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Coursera


Coursera is one of many new educational technology companies offering courses online. Two Stanford Computer Science professors founded Coursera and received $16 million in venture capital. Their idea was to work with top universities and professors from all over the world to develop courses. At first these will be free, but it is expected to generate revenue in time. Revenue will be shared with the professors and universities. Revenue could be generated in many different ways, including certification fees, connecting students to recruiters and employers, tutoring, tuition, possibly the sale of information to employers. They expect to find other revenue streams they have yet to think of.

These courses combine video lectures, quizzes, graphics, peer review, forums, chat sessions, and even local meetup groups. A team from Coursera works with the professors and universities to develop the short video lectures and quizzes. The classes are at a full university level and are fairly demanding.

Currently Coursera has over 300 courses in 5 languages and more than 3 million students from 210 countries have taken a class. The company is about 1 year old. They imagine that the best professors in the world, through effective use of technology will be able to teach classes to tens of thousands of students, not just a privileged few. The costs would be very low per student as they would be distributed over many thousands, not just a few.

From their Vision statement online:
"Classes offered on Coursera are designed to help you master the material. When you take one of our classes, you will watch lectures taught by world-class professors, learn at your own pace, test your knowledge, and reinforce concepts through interactive exercises. When you join one of our classes, you'll also join a global community of thousands of students learning alongside you. We know that your life is busy, and that you have many commitments on your time. Thus, our courses are designed based on sound pedagogical foundations, to help you master new concepts quickly and effectively. Key ideas include mastery learning, to make sure that you have multiple attempts to demonstrate your new knowledge; using interactivity, to ensure student engagement and to assist long-term retention; and providing frequent feedback, so that you can monitor your own progress, and know when you've really mastered the material. "

What's it like?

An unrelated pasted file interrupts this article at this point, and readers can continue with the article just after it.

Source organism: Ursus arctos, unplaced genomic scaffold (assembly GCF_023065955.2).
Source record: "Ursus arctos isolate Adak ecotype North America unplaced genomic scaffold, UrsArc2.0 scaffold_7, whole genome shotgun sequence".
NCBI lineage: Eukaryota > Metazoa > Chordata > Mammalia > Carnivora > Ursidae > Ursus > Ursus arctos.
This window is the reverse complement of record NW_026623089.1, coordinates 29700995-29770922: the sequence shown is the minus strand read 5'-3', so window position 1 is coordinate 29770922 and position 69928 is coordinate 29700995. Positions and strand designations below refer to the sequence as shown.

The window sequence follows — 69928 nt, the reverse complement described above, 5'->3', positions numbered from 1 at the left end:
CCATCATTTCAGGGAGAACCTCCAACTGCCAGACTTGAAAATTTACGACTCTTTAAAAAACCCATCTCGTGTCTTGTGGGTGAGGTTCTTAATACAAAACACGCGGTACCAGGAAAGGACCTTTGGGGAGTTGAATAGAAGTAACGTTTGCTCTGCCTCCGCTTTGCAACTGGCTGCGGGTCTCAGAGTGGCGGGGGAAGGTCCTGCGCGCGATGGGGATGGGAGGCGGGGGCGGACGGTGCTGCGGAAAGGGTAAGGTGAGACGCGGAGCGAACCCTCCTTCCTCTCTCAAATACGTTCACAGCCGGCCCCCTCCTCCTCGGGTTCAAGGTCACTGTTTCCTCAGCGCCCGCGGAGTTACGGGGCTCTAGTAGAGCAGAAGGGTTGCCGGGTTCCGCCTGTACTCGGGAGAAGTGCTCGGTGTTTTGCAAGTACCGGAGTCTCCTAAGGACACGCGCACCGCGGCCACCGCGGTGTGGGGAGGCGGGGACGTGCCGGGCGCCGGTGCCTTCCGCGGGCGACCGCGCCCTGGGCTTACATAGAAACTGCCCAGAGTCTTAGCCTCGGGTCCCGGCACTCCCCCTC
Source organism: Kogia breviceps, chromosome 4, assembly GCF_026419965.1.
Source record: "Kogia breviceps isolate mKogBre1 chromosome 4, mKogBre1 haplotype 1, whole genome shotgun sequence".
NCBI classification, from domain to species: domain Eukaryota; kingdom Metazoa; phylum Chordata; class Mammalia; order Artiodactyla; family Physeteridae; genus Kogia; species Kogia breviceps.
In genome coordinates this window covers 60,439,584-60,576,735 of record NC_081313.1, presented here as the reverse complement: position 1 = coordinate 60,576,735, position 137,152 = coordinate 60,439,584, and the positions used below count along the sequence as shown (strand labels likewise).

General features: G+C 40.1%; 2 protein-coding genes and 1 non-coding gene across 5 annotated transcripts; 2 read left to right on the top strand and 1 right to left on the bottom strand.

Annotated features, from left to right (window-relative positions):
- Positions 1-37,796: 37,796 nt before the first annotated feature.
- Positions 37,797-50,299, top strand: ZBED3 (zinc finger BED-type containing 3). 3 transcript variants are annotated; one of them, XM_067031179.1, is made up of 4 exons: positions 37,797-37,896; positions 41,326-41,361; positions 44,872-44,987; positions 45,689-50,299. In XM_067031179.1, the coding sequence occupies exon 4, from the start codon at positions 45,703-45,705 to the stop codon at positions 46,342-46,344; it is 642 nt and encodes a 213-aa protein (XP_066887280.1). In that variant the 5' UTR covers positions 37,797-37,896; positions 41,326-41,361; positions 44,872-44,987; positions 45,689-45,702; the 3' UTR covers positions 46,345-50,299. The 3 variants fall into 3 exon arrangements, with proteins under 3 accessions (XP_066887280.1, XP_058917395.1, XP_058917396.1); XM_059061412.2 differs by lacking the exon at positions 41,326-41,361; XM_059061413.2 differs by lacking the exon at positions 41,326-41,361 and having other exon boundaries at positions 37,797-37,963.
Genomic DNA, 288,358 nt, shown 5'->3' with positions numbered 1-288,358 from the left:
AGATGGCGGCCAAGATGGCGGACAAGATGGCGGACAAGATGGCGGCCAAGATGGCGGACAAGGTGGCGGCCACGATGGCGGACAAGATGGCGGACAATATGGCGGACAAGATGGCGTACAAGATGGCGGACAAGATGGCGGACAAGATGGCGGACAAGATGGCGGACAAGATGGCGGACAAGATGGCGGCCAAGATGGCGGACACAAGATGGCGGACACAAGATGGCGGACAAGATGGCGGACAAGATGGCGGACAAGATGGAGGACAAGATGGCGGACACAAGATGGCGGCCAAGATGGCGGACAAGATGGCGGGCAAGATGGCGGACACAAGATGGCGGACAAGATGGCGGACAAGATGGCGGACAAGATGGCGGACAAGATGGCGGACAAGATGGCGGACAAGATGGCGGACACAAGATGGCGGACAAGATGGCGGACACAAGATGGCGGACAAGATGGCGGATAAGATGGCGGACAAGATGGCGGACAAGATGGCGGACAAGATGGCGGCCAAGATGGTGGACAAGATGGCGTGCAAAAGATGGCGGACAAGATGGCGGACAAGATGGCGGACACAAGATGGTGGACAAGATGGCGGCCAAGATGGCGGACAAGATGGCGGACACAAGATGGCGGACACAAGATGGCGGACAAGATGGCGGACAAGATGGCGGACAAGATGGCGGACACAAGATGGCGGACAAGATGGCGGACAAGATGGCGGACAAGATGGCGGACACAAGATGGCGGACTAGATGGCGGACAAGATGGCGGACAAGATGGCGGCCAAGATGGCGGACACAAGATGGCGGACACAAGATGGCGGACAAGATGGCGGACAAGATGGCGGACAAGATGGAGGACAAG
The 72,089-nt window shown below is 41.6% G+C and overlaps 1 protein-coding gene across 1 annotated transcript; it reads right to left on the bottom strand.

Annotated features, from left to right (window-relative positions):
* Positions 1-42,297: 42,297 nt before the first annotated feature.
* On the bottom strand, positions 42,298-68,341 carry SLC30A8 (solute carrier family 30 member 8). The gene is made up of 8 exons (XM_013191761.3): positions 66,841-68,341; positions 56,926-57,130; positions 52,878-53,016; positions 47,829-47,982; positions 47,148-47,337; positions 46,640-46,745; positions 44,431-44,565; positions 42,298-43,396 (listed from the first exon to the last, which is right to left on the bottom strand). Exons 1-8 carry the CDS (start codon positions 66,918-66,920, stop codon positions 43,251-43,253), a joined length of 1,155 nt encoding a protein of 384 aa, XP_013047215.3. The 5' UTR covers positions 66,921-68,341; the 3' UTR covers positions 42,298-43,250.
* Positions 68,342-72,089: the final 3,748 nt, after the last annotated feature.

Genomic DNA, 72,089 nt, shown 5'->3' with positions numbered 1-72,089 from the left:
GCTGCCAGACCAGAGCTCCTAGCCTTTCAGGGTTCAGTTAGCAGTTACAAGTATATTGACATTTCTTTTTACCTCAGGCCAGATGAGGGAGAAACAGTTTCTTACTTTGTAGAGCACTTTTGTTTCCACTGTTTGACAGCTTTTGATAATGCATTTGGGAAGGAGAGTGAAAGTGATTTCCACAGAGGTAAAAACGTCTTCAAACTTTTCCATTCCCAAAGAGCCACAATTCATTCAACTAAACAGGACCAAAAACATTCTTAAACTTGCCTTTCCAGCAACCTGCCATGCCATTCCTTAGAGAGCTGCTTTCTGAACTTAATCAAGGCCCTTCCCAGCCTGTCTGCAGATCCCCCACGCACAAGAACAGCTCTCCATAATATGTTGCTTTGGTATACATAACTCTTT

I'm taking a class and I'll admit I am very impressed. It expects us to spend 7-10 hours per week on course work. Each week there are a half dozen or so lectures lasting from 5 minutes to 30 minutes. The lectures stop occasionally and ask multiple choice questions about the material, so you really have to think about the lecture while it is happening. The lectures are not merely a professor standing up and talking, but also have graphics, pictures and diagrams to help explain the topic.

There is also a few of hours of reading material each week and a weekly quiz over both the lectures and the reading materials. The quizzes can be re-taken until the material is mastered.

In addition there are online forums where you can ask questions and discuss each lecture and reading assignment. I think there are about 1,500 students from all over the world taking this class with me.

Conclusion

Our educational system is a mess. We are spending more and more money and getting very poor results, yet a good education is becoming increasingly important, not only for individuals, but for the country. This approach imagines fewer teachers, and better use of technology to distribute costs more broadly and produce a more tailored learning experience. The results, if successful as more than a niche phenomena, will be many fewer teachers who make much more money, and better evaluation of learning. This really is exciting technology.



Date: April 2013


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This article is licensed under a Creative Commons Attribution-NoDerivs 3.0 Unported License.

 
 
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